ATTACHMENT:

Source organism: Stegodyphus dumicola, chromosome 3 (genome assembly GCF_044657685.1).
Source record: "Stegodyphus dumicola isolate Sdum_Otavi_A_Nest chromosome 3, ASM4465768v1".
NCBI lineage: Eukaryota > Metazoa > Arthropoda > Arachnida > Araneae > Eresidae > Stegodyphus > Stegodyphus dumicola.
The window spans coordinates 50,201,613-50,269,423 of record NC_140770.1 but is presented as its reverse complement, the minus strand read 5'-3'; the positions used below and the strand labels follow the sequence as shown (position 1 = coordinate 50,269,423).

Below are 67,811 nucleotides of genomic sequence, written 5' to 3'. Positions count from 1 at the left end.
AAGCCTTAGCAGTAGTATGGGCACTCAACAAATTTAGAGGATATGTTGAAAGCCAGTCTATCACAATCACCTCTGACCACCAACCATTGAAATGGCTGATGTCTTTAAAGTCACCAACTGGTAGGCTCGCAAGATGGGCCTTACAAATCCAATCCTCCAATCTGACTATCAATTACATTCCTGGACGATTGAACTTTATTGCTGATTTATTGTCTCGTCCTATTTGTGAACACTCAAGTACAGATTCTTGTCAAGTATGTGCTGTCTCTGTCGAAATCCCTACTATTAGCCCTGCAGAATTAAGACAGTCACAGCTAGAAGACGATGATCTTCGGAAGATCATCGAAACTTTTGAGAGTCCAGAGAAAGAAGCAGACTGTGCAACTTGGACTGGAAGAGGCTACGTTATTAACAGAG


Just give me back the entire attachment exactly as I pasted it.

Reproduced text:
Source organism: Stegodyphus dumicola, chromosome 3 (genome assembly GCF_044657685.1).
Source record: "Stegodyphus dumicola isolate Sdum_Otavi_A_Nest chromosome 3, ASM4465768v1".
NCBI lineage: Eukaryota > Metazoa > Arthropoda > Arachnida > Araneae > Eresidae > Stegodyphus > Stegodyphus dumicola.
The window spans coordinates 50,201,613-50,269,423 of record NC_140770.1 but is presented as its reverse complement, the minus strand read 5'-3'; the positions used below and the strand labels follow the sequence as shown (position 1 = coordinate 50,269,423).

Below are 67,811 nucleotides of genomic sequence, written 5' to 3'. Positions count from 1 at the left end.
AAGCCTTAGCAGTAGTATGGGCACTCAACAAATTTAGAGGATATGTTGAAAGCCAGTCTATCACAATCACCTCTGACCACCAACCATTGAAATGGCTGATGTCTTTAAAGTCACCAACTGGTAGGCTCGCAAGATGGGCCTTACAAATCCAATCCTCCAATCTGACTATCAATTACATTCCTGGACGATTGAACTTTATTGCTGATTTATTGTCTCGTCCTATTTGTGAACACTCAAGTACAGATTCTTGTCAAGTATGTGCTGTCTCTGTCGAAATCCCTACTATTAGCCCTGCAGAATTAAGACAGTCACAGCTAGAAGACGATGATCTTCGGAAGATCATCGAAACTTTTGAGAGTCCAGAGAAAGAAGCAGACTGTGCAACTTGGACTGGAAGAGGCTACGTTATTAACAGAG